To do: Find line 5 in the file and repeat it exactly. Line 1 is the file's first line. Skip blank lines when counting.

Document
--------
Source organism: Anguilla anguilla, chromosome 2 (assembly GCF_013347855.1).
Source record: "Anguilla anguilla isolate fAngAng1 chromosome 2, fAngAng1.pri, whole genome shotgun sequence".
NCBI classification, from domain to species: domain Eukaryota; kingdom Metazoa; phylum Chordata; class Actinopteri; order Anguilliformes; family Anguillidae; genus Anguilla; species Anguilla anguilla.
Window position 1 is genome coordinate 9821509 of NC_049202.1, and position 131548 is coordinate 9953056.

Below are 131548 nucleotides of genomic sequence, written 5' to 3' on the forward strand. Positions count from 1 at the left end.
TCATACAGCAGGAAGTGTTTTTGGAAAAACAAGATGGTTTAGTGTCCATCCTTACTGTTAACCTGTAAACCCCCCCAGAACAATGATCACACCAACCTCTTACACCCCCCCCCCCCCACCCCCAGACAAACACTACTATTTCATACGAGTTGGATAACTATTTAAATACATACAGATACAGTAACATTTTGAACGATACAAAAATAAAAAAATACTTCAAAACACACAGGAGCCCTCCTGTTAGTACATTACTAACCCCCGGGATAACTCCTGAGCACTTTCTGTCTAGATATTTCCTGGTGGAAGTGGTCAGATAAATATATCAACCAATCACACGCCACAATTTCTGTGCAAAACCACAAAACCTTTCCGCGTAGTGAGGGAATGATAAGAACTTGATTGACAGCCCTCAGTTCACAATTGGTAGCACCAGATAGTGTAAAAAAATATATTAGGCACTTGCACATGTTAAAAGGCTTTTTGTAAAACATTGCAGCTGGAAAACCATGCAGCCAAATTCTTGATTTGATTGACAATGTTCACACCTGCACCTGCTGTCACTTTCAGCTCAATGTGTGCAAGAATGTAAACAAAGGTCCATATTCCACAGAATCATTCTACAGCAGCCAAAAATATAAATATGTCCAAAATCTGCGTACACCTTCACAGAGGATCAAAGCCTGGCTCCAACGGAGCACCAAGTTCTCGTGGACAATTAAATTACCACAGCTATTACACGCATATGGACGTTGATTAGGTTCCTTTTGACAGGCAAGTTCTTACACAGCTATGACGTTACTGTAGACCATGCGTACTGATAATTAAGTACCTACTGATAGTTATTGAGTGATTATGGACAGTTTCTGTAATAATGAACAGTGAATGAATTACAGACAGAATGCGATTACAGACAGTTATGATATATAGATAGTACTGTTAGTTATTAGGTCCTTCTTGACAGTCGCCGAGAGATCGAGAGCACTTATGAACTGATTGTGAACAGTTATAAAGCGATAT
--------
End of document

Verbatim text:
Below are 131548 nucleotides of genomic sequence, written 5' to 3' on the forward strand. Positions count from 1 at the left end.